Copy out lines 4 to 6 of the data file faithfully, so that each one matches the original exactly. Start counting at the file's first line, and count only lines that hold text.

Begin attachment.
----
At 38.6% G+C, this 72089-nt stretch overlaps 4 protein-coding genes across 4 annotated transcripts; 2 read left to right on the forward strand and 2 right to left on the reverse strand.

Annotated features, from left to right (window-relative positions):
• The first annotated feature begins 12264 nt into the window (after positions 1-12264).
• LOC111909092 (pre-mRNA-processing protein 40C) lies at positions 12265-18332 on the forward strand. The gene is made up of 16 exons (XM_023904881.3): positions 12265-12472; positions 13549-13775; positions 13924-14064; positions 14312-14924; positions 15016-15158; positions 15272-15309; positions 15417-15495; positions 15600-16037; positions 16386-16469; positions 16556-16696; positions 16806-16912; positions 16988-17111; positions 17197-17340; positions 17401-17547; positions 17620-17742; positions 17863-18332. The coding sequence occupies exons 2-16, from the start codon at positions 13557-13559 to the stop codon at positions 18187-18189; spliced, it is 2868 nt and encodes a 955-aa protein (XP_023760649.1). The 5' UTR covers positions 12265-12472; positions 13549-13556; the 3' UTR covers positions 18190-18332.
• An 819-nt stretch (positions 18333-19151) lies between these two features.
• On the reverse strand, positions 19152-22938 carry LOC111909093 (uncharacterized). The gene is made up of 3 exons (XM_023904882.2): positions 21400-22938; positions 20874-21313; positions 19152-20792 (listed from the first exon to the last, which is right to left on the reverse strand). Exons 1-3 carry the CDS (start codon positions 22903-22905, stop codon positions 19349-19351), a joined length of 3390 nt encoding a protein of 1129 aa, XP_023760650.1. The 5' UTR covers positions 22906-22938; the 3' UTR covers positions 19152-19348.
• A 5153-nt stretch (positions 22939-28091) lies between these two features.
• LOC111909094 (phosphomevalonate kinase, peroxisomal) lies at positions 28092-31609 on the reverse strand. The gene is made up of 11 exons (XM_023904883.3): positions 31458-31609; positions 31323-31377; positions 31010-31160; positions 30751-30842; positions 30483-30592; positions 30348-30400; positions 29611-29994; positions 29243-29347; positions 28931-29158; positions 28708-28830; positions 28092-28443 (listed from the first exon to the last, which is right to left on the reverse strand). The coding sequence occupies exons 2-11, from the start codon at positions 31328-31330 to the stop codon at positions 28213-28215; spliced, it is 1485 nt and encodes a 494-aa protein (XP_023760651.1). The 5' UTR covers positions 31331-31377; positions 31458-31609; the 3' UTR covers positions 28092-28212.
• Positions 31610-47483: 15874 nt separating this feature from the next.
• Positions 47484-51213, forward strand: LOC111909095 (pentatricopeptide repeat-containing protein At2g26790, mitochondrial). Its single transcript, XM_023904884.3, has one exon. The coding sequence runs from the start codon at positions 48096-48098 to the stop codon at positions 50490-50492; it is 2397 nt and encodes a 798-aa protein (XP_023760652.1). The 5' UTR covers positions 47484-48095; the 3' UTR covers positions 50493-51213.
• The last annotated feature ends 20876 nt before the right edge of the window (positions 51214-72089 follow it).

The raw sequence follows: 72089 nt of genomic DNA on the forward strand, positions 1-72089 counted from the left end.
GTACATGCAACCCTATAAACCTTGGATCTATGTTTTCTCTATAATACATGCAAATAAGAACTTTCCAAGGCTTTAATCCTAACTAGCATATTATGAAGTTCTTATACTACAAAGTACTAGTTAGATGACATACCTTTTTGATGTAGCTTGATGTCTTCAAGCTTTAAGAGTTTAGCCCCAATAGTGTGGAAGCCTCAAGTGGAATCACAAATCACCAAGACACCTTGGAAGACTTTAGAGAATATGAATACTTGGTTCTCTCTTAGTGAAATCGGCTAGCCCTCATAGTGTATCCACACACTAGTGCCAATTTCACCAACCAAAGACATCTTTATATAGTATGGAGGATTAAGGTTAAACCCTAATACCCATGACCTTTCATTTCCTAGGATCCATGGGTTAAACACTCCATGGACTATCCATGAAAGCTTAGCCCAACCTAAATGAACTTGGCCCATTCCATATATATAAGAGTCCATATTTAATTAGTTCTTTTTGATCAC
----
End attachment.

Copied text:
• LOC111909092 (pre-mRNA-processing protein 40C) lies at positions 12265-18332 on the forward strand. The gene is made up of 16 exons (XM_023904881.3): positions 12265-12472; positions 13549-13775; positions 13924-14064; positions 14312-14924; positions 15016-15158; positions 15272-15309; positions 15417-15495; positions 15600-16037; positions 16386-16469; positions 16556-16696; positions 16806-16912; positions 16988-17111; positions 17197-17340; positions 17401-17547; positions 17620-17742; positions 17863-18332. The coding sequence occupies exons 2-16, from the start codon at positions 13557-13559 to the stop codon at positions 18187-18189; spliced, it is 2868 nt and encodes a 955-aa protein (XP_023760649.1). The 5' UTR covers positions 12265-12472; positions 13549-13556; the 3' UTR covers positions 18190-18332.
• An 819-nt stretch (positions 18333-19151) lies between these two features.
• On the reverse strand, positions 19152-22938 carry LOC111909093 (uncharacterized). The gene is made up of 3 exons (XM_023904882.2): positions 21400-22938; positions 20874-21313; positions 19152-20792 (listed from the first exon to the last, which is right to left on the reverse strand). Exons 1-3 carry the CDS (start codon positions 22903-22905, stop codon positions 19349-19351), a joined length of 3390 nt encoding a protein of 1129 aa, XP_023760650.1. The 5' UTR covers positions 22906-22938; the 3' UTR covers positions 19152-19348.